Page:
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Discussion Starter #1
On last Thursday while I was out of town my ranch hand contacted me and told me that we lost a hen. I was not there so to be safe I had him start on Di -Methox (sulfadimethoxine) for Coccidia. By Friday morning we lost 3 more... By Friday evening we lost 2 more. Saturday when I arrived we disinfected the pen with bleach, (which is 36' x 12' ventilated well, has a concrete floor which we place fresh sand weekly and channel drains on all four sides for drainage when we hose it off). That day we lost 4 additional hens.
They are five months almost to the day. Never had any other illnesses prior.

Symptoms: Lethargic, bloody diarrhea, heads lowered, not eating much.

Additionally many have bloated crawls filled with brownish fluid. When they are about to die they have been vomiting and went into what looked like a seizure stiffened up and died all in about 20 seconds.

Had a vet tech come out and she agreed that it was coccidia. But did not know about the crawl being filled with liquid.

Today we did not loose any additional birds by morning and had only 3 not looking good and lethargic. While the rest of the 25 hens are moving around as normal.

Could I have done anything else... We felt so helpless as our hens were dying right in front of us???
 

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Corid is a better treatment for coccidiosis than Sulmet, and ammonia will kill the oocysts more effectively than bleach.

You can have a vet run a fecal sample pretty easily and cheaply though so you can be sure that's what you're dealing with.

Sorry about your losses, it sucks.
 

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Discussion Starter #3
Thanks for the reply... We have goats and have had to use Di-Methox in the past on them and it was very effective even though it is not labeled for goats our vet recommended it. We always keep it on hand just in case and it is labeled for chickens and cattle. But as you say and others agree we will obtain Corid for future use... just in case.

We did lose one additional hen today but she has been ill since Friday and I didn't think she would survive.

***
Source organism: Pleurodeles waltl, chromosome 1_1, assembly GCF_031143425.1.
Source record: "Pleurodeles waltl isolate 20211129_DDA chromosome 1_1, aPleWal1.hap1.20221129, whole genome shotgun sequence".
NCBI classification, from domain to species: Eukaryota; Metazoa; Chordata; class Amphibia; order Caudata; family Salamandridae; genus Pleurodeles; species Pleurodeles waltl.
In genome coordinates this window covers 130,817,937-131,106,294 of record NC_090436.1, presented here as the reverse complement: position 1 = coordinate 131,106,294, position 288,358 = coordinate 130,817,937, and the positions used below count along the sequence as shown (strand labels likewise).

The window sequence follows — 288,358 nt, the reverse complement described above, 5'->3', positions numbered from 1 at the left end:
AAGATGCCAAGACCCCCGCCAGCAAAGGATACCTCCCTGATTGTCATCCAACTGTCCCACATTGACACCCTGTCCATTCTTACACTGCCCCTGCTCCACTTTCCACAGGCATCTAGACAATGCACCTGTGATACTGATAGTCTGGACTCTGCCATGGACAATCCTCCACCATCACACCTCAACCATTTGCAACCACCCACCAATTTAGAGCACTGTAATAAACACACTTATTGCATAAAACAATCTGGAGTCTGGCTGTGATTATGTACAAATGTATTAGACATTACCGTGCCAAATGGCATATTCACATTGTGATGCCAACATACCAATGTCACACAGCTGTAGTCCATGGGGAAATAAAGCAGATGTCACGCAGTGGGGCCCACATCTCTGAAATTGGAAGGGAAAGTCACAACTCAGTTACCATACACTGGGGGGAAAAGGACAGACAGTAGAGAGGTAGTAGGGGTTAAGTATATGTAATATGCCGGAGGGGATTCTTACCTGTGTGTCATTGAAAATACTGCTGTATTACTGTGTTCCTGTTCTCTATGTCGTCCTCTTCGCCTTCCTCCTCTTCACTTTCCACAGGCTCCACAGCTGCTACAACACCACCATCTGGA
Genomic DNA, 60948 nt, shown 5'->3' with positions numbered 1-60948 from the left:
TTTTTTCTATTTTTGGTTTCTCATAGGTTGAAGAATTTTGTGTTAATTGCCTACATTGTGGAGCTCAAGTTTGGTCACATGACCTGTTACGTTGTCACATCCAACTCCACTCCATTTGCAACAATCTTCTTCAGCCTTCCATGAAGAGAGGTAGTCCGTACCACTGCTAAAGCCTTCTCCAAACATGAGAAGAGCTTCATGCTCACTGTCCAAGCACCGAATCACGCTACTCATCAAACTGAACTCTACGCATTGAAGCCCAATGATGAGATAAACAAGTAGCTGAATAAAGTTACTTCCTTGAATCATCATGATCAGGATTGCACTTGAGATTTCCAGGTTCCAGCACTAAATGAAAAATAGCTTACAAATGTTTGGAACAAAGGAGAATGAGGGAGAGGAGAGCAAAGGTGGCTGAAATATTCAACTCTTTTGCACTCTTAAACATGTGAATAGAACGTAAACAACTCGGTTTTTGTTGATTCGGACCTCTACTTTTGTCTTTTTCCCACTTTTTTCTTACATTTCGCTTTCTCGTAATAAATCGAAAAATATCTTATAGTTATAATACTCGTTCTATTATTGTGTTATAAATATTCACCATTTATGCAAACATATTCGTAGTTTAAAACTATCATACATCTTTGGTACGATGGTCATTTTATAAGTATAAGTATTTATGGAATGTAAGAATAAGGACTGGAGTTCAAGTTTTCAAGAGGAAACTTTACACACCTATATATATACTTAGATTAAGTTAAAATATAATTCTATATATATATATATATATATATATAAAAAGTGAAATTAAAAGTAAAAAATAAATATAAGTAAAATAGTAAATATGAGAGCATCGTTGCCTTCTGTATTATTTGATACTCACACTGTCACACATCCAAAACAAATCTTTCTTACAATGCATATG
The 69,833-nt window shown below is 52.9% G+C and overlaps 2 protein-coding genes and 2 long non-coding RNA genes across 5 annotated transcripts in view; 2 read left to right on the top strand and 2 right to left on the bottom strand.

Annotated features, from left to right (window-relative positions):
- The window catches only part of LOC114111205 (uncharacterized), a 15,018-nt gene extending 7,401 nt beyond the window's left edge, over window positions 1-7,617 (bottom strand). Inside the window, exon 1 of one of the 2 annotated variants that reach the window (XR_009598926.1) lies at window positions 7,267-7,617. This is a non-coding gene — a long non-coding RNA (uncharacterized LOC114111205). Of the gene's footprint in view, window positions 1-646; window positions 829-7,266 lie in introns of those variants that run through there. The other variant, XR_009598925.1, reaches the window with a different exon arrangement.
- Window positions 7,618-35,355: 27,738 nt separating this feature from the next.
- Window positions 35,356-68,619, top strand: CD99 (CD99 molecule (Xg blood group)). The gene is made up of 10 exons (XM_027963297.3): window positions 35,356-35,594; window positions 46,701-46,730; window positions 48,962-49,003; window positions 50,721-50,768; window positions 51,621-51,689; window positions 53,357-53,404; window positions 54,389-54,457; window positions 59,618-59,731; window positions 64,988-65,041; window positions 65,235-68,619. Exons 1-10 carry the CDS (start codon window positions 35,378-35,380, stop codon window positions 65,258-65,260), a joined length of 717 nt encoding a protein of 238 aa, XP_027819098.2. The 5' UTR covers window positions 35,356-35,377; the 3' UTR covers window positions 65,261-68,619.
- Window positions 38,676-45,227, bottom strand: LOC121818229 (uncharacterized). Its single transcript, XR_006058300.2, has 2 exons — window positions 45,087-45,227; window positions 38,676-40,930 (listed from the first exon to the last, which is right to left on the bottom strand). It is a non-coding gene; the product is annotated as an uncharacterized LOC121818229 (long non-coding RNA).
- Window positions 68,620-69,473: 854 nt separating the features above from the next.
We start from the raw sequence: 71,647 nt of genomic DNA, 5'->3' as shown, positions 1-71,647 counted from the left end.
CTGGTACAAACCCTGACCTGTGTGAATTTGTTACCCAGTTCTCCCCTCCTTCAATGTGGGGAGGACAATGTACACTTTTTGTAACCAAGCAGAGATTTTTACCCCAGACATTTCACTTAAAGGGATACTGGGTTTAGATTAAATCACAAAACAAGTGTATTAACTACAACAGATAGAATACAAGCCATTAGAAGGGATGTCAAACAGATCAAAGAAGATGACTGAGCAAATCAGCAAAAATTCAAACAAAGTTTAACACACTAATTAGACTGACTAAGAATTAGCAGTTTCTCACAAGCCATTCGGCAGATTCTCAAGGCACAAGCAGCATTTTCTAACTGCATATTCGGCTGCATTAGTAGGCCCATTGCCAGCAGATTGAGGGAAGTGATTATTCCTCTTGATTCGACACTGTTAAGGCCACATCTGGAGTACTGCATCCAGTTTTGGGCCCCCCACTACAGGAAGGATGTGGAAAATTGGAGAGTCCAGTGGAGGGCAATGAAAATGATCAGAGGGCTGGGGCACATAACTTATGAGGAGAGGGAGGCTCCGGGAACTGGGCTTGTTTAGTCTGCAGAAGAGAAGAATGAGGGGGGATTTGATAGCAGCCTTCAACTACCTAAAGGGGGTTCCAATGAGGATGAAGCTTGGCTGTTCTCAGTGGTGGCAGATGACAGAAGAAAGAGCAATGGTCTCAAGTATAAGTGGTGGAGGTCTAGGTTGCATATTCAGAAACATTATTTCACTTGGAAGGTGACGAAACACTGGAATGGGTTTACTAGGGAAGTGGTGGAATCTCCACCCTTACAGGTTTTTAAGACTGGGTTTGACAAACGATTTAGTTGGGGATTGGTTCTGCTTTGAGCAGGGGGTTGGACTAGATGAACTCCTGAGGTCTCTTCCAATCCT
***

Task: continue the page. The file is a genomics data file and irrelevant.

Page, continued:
The rest are active and looking better, chasing each other around and perching.

Thanks,

Mike 3699
 

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Doesn't sound like cocci, I agree. What are you feeding them? Any chance they got into something else? What does the crop discharge smell like?
 

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Discussion Starter #6
We had been feeding them a layer mash mix from a local feed and grain dealer. They make up their own mix fresh daily and supply the feed stores in the area. We have switched to feeding a commercial brand of flock raiser since they are only 5 months old, which is a crumble feed.

One of our neighbors said that there was too much corn in the layer mash for the hens so we took the advice and switched.

As for the smell.... I have a keen sense of smell and I can't say that I noticed any foul or particular odor coming from the crop discharge.

We had been keeping them in the hen house 24 - 7 since they were young, but recently have been letting them out in their new run. So I don't think it was possible for them to get into anything other than the feed I was giving the.

The surviving hens (we lost 12 all together) are all doing fine after the 6th day and after we competed the treatment for cocci. The droppings are all back to a normal color and consistency and there is no more blood in the droppings.
 

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How much Corid do you give a sick hen?

I've got another sick hen, listless, the runs and not layin'.

Lost 2 in the last month.
Are you sure it's coccidiosis? This is the dosage I have for chicks:

The Corid 20% soluble powder.
Dosage is 1/2 teaspoon per gallon of water for 5 days.
Make it fresh daily, don't add anything to it such as ACV, electrolytes, vitamins-etc,
Must be their sole source of treated water to drink.
1/2 tsp in 1 gallon of water
 

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Thanks Aart

I'm not really sure what they're sick with. They have diarrhea, not laying, listless. How do I tell?

I see this hens poop is a combo of yellow liquid too. Figured that's the egg coming out.

Wife asked me to check here.

Ross

Ps. the hens were all treated with parasite meds in water two times, two weeks apart.
 
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